I had two reasons for setting the yoga goal. First, I wanted to achieve balance in my life and in my body. I envied the women I knew who regularly practice yoga because they look amazing, balanced, and seem to exude serenity. Yoga had to be the answer!

Second, I thought yoga could help me decrease my stress levels and relieve an exhaustion that was becoming increasingly chronic and weighing me down. It seemed to me that yoga could solve this problem since I was pretty sure that successful yoga practitioners are not chronically exhausted.

Ultimately, it was my desire not to have to feel bad about not reaching my goal that got me to start my yoga practice. I started doing at least 15 minutes of either a “power” or a “core” yoga DVD four or five days a week. Hurray! I was finally coming through and reaching my goal!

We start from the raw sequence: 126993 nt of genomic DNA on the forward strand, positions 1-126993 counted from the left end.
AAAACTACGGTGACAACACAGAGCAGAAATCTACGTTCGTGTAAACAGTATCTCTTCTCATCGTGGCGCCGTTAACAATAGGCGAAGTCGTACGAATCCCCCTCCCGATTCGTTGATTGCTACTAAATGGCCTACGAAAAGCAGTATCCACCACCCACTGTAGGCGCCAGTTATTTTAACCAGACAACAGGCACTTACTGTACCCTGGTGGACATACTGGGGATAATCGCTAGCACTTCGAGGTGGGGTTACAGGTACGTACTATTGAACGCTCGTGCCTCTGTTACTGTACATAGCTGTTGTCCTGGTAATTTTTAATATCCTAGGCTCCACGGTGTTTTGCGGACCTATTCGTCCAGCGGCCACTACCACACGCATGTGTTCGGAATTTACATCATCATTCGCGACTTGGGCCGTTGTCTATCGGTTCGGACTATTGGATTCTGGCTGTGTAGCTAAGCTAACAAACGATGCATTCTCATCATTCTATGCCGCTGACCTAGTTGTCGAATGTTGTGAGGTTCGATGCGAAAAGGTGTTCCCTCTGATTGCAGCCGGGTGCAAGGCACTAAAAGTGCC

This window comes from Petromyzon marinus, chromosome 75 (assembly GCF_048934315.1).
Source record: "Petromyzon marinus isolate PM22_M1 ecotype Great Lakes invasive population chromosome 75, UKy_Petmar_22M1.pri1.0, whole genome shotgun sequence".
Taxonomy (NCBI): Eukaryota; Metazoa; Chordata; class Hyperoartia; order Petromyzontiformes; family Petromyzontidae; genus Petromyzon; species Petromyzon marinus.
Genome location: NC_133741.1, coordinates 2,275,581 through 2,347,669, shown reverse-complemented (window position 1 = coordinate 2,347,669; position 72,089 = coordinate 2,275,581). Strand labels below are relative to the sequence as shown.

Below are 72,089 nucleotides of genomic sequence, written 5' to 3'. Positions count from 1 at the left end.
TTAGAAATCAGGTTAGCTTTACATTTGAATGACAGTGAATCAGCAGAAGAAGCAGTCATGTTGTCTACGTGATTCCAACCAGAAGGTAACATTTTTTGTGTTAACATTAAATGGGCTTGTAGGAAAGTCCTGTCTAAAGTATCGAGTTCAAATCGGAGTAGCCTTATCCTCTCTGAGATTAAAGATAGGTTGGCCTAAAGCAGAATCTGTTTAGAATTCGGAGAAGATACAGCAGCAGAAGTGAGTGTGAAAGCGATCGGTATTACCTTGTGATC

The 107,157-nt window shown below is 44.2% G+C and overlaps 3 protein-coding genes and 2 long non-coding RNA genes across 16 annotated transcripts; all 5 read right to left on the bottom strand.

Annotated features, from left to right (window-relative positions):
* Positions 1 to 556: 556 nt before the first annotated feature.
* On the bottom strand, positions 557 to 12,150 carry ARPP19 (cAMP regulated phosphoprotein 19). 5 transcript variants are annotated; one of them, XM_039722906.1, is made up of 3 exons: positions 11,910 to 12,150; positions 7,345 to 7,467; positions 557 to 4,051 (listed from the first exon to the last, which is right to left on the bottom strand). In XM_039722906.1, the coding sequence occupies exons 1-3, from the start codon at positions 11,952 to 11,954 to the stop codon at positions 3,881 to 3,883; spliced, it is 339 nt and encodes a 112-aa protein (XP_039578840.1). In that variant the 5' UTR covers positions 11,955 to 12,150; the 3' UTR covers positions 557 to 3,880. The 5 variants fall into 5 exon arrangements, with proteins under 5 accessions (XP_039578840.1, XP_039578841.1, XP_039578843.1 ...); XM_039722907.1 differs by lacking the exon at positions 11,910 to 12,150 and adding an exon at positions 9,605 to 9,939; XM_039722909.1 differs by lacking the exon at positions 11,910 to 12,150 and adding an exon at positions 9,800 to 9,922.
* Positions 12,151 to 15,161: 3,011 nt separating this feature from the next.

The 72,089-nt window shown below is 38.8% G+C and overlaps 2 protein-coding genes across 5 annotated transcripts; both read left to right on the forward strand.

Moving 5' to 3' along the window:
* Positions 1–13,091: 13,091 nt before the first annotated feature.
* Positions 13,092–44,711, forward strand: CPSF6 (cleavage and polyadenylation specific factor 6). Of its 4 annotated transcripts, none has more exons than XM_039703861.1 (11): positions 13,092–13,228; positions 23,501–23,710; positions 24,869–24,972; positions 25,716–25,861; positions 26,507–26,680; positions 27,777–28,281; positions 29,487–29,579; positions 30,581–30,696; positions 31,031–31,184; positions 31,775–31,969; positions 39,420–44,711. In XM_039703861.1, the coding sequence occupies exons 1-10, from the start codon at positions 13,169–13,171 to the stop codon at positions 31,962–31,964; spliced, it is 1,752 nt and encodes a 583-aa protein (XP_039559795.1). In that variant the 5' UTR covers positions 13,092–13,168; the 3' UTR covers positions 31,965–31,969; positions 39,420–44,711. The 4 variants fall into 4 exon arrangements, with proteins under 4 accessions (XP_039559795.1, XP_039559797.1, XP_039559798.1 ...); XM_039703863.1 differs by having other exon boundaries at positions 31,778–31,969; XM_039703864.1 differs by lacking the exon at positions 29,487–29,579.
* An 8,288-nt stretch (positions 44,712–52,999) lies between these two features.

Except I didn’t feel serene. I wasn’t finding balance—in fact I felt more physically unbalanced than ever, but how could this be? I was doing warrior poses on both sides of my body everyday with lots of downward dogs that should straighten me out. And, I certainly didn’t feel less stressed or tired. In fact, there were days that I would be doing my yoga, trying to breath deeply and achieve a sense of peace, and all I could think was that I was exhausted. Yoga quickly became a chore.

Still, I persisted in trying to drive myself to achieve this goal. Then, I started to work on an article about stress and the toll it has on us physically. I found out that stress is not just some abstract concept that we can “drive” ourselves to get rid of.